National Nutrition Week: Malnutrition is More Prevalent in Women and Children

As you all know, the first week of September is celebrated as the National Nutrition Week in India. This year, health experts of the country want to draw your attention towards major health issues such as under-nutrition, over-nutrition, and micro-nutrient deficiencies in women and children. The National Nutrition Week was launched in 1982 by the Ministry of Women and Child Development to raise awareness among the masses about the importance of nutrition for the human body. The CEO of Integrated Health and Wellbeing Council in New Delhi, Dr. Kamal Narayan Omer, says, “Despite beginning nutrition-oriented development programs especially focussed on children, like integrated child development services 45 years ago, India still has children suffering from undernutrition and malnutrition, stunting, wasting, and other problems. On the other hand, children in well-to-do families are suffering due to heavy intake of refined foods and carbonated beverages.” 

Let’s look at a few statistics about nutritional health issues in India, shall we? You’d be surprised to learn that one in five school-going children and one in four adults in India are overweight. Also, according to a report released by the UN 2017, 38.5% of children in India are stunted and India has a burden of nearly 190.7 million undernourished people. But, the health experts of the country believe that one-third of diseases in India can be overcome by consuming the right diet. Dr. More further added to his statement, “The imbalance needs to be addressed urgently and we must work to find the right alternatives to foods that are causing this nutritional imbalance in the most vulnerable sections of our society.” Various health experts believe that the need of the hour in the country is to grab the attention of people towards nutritional deficiencies in women and newborns.

The Founder and Director of Ujala Cygnus Healthcare, New Delhi, Dr. Shuchin Bajaj, says, “We need to ensure that the nutrition-specific and nutrition-sensitive schemes or interventions that benefit the bottom of the pyramid are formed so that the vulnerable population can have access to affirmative actions, services, and entitlements. The community structure and service providers should be accountable enough for early identification and management of malnutrition within communities is vital for addressing malnutrition.” According to Dr. Manisha Ranjan, Consultant in obstetrics and gynecology at Motherhood Hospital claims that the after-effects of the pandemic will render nearly 100 million people in India prone to malnutrition. She further said, “In the patriarchal family structure that India has, children (and the girl child in particular) and women will bear the brunt of this calamity. A woman needs nutrients right from her adolescent age because they undergo a lot of hormonal imbalance as the body prepares for menstruation.”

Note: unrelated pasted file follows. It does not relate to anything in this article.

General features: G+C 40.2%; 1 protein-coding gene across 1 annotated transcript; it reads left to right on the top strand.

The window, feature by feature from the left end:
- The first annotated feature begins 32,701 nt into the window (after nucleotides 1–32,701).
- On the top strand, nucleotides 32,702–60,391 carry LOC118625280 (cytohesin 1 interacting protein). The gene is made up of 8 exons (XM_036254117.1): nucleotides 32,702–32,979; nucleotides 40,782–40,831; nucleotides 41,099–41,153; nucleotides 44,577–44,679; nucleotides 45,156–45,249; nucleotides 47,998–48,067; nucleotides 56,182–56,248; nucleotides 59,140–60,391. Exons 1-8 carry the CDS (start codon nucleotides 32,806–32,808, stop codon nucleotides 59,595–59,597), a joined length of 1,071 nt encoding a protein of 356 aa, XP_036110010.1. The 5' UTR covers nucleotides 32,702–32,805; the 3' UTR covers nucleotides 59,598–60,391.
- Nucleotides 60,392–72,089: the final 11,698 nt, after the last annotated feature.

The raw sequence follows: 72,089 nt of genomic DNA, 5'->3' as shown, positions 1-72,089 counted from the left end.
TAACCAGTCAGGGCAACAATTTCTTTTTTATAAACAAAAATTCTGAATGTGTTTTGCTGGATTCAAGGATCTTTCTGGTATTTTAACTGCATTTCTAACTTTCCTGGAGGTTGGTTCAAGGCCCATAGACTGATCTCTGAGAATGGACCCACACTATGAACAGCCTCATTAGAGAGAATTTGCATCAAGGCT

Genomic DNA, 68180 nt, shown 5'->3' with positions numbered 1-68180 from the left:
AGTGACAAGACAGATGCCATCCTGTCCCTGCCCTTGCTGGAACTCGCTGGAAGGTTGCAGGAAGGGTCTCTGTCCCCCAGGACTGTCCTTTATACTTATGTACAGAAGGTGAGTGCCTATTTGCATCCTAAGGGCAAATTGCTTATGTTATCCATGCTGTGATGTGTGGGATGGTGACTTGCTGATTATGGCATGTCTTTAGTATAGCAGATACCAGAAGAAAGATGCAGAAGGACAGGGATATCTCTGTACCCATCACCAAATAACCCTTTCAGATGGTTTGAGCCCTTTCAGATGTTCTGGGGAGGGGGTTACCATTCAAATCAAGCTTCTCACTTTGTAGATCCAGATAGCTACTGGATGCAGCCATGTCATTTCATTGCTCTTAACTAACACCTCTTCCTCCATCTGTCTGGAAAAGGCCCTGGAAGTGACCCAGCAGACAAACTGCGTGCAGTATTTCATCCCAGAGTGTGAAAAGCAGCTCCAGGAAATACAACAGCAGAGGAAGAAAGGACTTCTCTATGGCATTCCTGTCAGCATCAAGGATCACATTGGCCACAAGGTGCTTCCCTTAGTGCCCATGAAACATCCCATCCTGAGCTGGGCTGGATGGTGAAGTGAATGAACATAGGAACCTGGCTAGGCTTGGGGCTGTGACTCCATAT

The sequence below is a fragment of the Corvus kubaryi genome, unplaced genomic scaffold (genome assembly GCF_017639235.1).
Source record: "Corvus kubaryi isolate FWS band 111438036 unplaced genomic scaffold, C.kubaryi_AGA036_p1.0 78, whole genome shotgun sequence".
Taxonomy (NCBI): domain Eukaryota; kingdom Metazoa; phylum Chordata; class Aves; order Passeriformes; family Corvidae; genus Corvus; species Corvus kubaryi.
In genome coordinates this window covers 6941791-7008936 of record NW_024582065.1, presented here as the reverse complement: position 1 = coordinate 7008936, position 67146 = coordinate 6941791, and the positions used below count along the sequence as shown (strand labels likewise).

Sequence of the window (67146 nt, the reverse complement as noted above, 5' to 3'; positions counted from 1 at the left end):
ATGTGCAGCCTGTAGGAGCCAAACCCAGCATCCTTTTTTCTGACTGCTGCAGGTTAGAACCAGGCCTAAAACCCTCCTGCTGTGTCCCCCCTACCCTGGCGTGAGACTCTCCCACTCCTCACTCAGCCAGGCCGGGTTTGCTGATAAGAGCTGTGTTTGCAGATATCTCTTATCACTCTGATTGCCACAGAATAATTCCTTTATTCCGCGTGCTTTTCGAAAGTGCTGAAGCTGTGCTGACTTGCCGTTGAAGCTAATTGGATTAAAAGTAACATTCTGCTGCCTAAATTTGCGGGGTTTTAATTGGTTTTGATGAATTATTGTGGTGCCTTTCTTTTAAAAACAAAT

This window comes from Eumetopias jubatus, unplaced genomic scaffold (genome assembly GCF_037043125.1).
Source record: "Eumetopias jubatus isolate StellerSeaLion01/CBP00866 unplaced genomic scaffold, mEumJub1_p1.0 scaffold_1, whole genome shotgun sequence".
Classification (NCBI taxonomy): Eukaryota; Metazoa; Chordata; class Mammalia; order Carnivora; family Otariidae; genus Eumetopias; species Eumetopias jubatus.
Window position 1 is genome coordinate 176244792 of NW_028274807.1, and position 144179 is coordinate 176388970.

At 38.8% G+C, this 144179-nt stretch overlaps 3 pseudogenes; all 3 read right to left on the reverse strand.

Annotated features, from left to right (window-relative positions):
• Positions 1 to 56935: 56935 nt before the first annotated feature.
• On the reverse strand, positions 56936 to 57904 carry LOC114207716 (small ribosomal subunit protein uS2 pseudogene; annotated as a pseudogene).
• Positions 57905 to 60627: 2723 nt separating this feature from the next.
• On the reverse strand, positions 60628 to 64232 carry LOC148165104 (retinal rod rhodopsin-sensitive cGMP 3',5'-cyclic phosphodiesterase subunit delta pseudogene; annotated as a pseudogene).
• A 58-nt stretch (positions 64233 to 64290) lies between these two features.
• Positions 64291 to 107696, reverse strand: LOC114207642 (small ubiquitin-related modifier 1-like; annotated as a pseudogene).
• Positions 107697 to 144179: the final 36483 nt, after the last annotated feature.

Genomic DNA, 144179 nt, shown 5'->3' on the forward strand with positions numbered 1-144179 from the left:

Malnutrition in women can lead to several further health issues such as intergenerational malnutrition. This problem can lead to babies being born with low birth weight, more susceptible to diseases and growth failure, and high incidences of anemia. Dr. Rajpal, an Associate Professor and Health Economist at IIHMR University, Jaipur, says, “A recent study by researchers from the Institute of Economic Growth, Delhi has estimated that spending $1 on nutritional interventions in India could generate public economic returns of $19.35-$22.21, which is multiple times more than the global average. This indicates the huge potential we have as well as the gravity of the task since lockdown and economic downfall due to COVID-19 is highly likely to push millions into nutritional deficiency.” 

As indicated by health experts across the country, if India doesn’t rise to the occasion and solve the problem of malnutrition in the country, millions will be left in dire straits. What we can do individually is educate people about the importance of nutrition and eating a balanced diet. You can promote the habit of consumption of a well-balanced diet among your children and other women of the house. Together, we can all beat this monster! 

You May Also Like